Emergent constraints on tropical atmospheric aridity - Carbon feedbacks and the future of carbon sequestration
Environmental Research Letters
Carbon-climate feedbacks, which amplifies or attenuates atmospheric CO2 from fossil fuel emissions, are one of the largest sources of uncertainty in climate projections. However, these feedbacks depend both on temperature and its coupling to water and energy cycles, especially in the tropics. We show that atmospheric aridity - quantified as vapor pressure deficit (VPD) - is a good proxy for this coupling. Tropical VPD is strongly correlated to the global CO2 growth rate (CGR) with observed present-day sensitivities of -2.5 ± 0.4 GtC mb-1 yr-1. The sensitivity of CGR to tropical VPD interannual variability has increased by a factor of 1.7 ± 0.3 in the 21st century. A combination of causality and statistical analysis point to mechanistic moisture drivers of the VPD-CGR sensitivities, independent of temperature. Observational records provide evidence that tropical atmospheric aridity is linked to both water deficit and spatially correlated with evaporative fraction suggesting that CGR variability is indirectly driven by land - atmosphere coupling (compound soil and atmospheric drought). This coupling is manifest as a kind of carbon-climate feedback in CMIP6 Earth System Models where long-term increases in tropical VPD reduce tropical carbon storage but with a substantial inter-model range [-1.4 to -59.4 GtC mb-1]. However, by employing a hierarchical emergent constraint, the best estimate of atmospheric aridity - carbon cycle feedback (φ TL ) is -19 ± 10 GtC mb-1, which is 28% lower than model estimates with an uncertainty reduction of 50%. Our results bridge the role of moisture and land-atmosphere coupling on net carbon variability to the vulnerability of carbon storage in a changing climate.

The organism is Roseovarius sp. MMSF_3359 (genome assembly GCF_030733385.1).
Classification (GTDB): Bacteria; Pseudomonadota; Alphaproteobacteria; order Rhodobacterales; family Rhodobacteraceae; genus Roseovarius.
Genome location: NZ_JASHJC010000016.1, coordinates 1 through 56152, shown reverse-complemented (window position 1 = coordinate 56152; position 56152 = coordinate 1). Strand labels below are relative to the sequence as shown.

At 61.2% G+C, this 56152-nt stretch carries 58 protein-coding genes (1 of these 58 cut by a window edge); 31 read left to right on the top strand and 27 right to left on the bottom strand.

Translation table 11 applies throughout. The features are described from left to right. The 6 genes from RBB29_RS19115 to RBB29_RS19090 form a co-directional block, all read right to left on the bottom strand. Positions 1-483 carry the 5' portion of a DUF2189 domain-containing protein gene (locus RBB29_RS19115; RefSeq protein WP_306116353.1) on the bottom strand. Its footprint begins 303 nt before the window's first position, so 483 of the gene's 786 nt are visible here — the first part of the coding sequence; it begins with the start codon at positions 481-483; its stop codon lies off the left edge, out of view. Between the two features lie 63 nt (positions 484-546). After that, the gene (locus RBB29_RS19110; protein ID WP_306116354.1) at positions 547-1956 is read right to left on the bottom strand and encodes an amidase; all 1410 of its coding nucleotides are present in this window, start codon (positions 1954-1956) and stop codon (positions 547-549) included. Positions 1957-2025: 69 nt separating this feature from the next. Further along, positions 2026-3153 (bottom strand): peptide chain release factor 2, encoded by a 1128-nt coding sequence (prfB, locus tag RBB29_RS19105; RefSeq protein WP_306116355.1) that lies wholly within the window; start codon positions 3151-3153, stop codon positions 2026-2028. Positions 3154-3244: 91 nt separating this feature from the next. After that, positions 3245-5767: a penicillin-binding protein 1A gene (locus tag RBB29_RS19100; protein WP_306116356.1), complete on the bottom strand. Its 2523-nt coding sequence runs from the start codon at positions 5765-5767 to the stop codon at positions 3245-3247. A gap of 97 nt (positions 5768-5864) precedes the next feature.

Open Access Status
This publication may be available as open access